Plant Suggestions for Difficult Spot

Katie Metz de MartínezJanuary 3, 2014

I have a small section of my garden where the soil remains very moist throughout the winter and early spring (no standing water but the soil never dries out completely). During this time of year, this spot is in bright shade. In the summer and fall, the soil becomes quite dry in this area and it receives part sun (late morning/early afternoon). At present, the only flower I have growing in this spot is forget-me-not, which grows prolifically (and reseeds like there's no tomorrow). Can anyone suggest other plants that might like these conditions?

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Can't guarantee it will thrive since you're located at the high end of its temperature zone but Chelone obliqua/turtlehead does well where I am in part sun. According to one of my books (Perennials for Every Purpose), some types of iris also do well in moist soil. The book also mentions Calamagrostis/reed grass with zone hardiness to Z9.

    Bookmark   January 4, 2014 at 8:20PM
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river_crossroads z8b Central Louisiana

Great suggestion, gardenweed. Hola la yanqui, another plant that you might wish to add is salvia.

There is a famous salvia expert in your country, a professor of agronomy at UBA, who grows hundreds of salvias for his research. His first name is Rolando and below is a link to a gardenweb thread where he gives his contact info. If you are interested you could ask him for a recommendation. He might possibly be able to mail you seeds for a plant that would do well in that area, that has many blooms and a long bloom season, and a color to go with gardenweed's suggestion.

On the link below see RolandoâÂÂs post on Sep 27, 13 with his e-mail address and the url to his beautiful website. Good luck.

Here is a link that might be useful: GW thread: red salvia id

    Bookmark   January 5, 2014 at 4:18PM
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Katie Metz de Martínez

Hi, gardenweed. Thanks for your suggestions. Turtlehead sounds like a good possibility. I see that it likes moist soil, but do you think it could handle the drier summertime conditions that I have in that spot? I'll look into the possibility of irises too. I can get those at local nurseries, whereas it would be more difficult to get my hands on the C. obliqua seed.

River_crossroads, thanks for the info about salvia. I was already considering adding Salvia patens âÂÂBlue Angelâ (Gentian Sage) or Salvia farinacea âÂÂVictoria Blueâ to my garden in a different spot, but I hadn't considered it for this problem area. Just yesterday I was looking at a blog that lists flowers that are native to the province of Buenos Aires, and I saw Salvia guaranitica, which I find really attractive. I don't have a seed/plant source for that one though. I live in a small city on the coast, and the choices available at nurseries here are quite limited. Plus, shopping online for plants and seeds isn't really an option here like it is in the US. I'm going to check in with Rolando though and see if he has any advice for me. His site is great. Thank you for the tip!

    Bookmark   January 5, 2014 at 8:55PM
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ya_lanqui - C. obliqua/turtlehead grows well where I am with zero supplemental water--I don't do anything to (or for) it throughout the growing season. Mine is a 'thrive on neglect' sort of perennial garden and aside from any particular growing needs (i.e., annual pruning), plants must perform with minimal assistance from me. Generally speaking, well-established perennials will thrive with little help from the gardener so long as they're growing in healthy soil.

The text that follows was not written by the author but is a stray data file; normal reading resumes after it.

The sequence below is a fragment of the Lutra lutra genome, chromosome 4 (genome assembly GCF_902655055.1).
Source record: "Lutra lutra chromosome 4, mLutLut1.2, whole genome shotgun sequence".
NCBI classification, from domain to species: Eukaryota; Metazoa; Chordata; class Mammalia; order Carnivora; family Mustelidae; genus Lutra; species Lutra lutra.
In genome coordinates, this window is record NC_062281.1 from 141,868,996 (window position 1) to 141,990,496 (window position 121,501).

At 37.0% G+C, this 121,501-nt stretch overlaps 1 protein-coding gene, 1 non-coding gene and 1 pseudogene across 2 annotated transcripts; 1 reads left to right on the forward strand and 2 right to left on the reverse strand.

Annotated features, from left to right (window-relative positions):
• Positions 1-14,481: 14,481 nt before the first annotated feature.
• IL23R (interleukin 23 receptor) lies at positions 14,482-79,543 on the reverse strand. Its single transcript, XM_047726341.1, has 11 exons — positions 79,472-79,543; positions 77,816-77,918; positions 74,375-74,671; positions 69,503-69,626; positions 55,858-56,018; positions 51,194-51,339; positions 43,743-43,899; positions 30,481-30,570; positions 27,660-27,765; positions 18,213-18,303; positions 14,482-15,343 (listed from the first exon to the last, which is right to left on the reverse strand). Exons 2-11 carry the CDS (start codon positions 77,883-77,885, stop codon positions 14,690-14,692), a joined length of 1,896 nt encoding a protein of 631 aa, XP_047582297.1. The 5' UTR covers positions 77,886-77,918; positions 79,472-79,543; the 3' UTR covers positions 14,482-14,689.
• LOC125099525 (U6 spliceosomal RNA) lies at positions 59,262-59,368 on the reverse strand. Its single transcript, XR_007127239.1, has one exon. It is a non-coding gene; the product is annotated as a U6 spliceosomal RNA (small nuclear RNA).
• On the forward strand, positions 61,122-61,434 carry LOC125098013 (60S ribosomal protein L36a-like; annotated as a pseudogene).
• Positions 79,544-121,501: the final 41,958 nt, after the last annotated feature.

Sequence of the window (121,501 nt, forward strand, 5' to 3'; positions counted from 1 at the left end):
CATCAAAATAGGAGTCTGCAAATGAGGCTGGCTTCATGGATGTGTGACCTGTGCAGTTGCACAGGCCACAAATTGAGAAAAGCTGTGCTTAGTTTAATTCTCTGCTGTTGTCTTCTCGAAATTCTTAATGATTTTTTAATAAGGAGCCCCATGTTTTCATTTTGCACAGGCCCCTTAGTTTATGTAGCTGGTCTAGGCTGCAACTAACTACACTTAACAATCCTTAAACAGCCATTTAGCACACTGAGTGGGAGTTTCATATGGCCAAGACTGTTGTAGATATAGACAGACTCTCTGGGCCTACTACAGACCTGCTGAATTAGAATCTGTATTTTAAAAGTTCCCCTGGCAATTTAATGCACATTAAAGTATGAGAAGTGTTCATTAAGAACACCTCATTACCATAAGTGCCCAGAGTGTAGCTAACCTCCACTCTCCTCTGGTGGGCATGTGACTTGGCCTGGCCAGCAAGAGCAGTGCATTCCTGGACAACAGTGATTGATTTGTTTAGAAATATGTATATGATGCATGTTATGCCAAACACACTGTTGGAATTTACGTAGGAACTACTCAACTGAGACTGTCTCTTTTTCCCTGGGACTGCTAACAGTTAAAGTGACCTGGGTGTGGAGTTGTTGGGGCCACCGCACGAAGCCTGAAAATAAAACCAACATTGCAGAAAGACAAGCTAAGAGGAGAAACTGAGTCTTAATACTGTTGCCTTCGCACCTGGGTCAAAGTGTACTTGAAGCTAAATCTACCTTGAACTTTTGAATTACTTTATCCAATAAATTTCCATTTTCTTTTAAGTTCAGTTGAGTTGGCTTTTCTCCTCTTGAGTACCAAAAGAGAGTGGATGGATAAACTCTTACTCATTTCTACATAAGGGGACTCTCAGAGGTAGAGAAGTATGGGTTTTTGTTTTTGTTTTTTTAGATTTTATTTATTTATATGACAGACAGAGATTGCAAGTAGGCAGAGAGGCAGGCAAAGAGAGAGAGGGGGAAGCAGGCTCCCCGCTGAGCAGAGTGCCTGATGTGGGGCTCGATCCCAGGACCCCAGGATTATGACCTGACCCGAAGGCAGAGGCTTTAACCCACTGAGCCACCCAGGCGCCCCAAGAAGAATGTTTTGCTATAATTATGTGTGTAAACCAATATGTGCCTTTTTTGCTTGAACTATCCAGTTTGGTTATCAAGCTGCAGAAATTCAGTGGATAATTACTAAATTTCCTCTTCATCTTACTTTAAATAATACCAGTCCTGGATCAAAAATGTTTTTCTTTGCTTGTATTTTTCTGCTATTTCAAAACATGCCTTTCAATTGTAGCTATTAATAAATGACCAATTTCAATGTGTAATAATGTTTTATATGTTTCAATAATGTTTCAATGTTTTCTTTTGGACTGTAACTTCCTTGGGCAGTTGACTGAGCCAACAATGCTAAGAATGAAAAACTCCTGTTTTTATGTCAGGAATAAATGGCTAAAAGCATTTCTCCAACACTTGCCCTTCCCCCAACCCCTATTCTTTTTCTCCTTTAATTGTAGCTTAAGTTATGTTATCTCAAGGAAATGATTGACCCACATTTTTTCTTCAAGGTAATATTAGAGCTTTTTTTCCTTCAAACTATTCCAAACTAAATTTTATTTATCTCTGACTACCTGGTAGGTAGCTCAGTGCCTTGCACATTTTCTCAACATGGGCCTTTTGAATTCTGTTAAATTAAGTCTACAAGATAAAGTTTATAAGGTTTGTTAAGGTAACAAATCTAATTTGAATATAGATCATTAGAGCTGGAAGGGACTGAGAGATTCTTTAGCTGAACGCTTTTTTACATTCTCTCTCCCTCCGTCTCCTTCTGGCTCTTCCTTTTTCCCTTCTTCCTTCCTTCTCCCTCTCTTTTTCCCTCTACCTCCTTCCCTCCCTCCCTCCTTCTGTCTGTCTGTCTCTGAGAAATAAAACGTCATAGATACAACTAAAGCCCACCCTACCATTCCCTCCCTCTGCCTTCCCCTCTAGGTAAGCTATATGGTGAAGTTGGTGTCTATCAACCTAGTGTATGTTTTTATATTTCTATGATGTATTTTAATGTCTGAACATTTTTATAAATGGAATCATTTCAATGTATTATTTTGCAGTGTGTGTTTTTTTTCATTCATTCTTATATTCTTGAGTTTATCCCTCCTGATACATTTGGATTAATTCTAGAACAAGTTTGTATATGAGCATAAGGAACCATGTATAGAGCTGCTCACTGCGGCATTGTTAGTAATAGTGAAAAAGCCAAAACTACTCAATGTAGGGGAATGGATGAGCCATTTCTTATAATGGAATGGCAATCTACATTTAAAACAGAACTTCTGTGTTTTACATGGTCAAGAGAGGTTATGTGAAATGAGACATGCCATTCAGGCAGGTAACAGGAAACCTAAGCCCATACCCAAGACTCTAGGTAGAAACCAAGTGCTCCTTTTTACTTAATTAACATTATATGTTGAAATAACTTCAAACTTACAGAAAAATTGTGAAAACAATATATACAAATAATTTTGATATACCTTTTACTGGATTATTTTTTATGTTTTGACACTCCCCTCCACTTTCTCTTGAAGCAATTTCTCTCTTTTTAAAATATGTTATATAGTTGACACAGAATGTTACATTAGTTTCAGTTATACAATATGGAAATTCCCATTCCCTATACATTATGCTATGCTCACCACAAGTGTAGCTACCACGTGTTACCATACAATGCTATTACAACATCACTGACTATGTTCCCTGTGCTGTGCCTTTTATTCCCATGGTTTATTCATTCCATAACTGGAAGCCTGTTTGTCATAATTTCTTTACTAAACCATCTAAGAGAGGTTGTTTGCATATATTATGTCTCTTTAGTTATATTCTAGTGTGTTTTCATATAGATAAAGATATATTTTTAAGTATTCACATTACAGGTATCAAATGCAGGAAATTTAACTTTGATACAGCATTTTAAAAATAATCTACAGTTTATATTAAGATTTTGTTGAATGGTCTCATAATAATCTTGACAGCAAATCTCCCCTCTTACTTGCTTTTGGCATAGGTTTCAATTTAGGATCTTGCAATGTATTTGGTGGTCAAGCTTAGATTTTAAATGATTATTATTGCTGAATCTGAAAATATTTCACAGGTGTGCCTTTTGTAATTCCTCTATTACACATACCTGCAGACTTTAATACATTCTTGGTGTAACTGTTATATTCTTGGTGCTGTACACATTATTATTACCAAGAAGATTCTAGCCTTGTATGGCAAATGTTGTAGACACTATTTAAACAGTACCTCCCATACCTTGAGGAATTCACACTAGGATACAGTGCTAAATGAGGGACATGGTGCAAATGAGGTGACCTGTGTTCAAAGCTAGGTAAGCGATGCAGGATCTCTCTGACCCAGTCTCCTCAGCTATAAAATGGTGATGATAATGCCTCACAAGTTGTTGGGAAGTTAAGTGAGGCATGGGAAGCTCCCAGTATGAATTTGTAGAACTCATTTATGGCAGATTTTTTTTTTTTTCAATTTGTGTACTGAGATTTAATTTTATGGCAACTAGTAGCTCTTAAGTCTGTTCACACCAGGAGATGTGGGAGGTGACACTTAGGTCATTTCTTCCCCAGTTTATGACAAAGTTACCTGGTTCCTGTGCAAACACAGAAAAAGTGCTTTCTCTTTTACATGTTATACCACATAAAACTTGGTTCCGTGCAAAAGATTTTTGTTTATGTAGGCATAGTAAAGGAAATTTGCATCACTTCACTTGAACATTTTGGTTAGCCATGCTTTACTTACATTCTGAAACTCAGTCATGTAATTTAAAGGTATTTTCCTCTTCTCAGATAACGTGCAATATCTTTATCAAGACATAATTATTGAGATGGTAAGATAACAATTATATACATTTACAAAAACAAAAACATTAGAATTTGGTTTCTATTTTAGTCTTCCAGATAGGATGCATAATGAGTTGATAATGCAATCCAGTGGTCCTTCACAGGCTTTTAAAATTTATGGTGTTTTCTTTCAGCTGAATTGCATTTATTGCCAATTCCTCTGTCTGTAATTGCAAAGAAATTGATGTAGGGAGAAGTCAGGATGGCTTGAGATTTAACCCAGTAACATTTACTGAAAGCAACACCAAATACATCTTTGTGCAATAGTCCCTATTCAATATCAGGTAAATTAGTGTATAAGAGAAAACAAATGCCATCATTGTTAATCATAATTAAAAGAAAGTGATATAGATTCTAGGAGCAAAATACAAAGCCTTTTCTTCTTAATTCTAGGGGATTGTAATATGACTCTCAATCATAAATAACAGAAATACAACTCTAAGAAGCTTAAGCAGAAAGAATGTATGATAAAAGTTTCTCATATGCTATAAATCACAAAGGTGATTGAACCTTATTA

I can harvest C. obliqua seeds from my plants and would be more than pleased to mail them to you in exchange for the cost of postage. You are also welcome to Siberian iris seeds harvested earlier this year from my own seed-grown plants.

    Bookmark   January 6, 2014 at 10:11AM
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Katie Metz de Martínez

Hi, gardenweed. Well, turtlehead sounds like the perfect plant for that spot. I would love for you to send me some seed. Thank you so much for offering. Please let me know how to get in touch with you privately, and I'll send you my information.

    Bookmark   January 6, 2014 at 11:33AM
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Hi la_yanqui. First let me apologize for misspelling your ID earlier today--I evidently had a senior moment!

I'm sending you an email so we can discuss the turtlehead seeds. I harvested them this morning and they are currently drying (it was pouring rain when I harvested them) on a paper plate inside my home.

According to my spreadsheet, the seeds require cold stratification in order to germinate. Here's the information I found on the Tom Clothier database:

Chelone glabra, lyonii, and obliqua , Sow at 20úC (68úF), if no germination in 3-4 wks, move to -4 to +4úC (24-39úF) for 2-4 wks

Lacking sufficient cold weather where you are, it may be necessary to refrigerate the seeds for the recommended number of weeks. Where I am, outdoor winter cold temps are not an issue.

    Bookmark   January 6, 2014 at 8:06PM
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Katie Metz de Martínez

Please don't worry about that. No harm, no foul!

Thank you again for harvesting the seeds for me. I'll probably try to direct seed some of what you send in the fall (which would be March for me), and if they don't germinate, I'll go the cold stratification route. I usually have good luck sowing perennials in the fall.

I did receive your email, but it says your email address is hidden and therefore I can't reply. Can you send another message that includes your email address? Thanks!

    Bookmark   January 6, 2014 at 9:25PM
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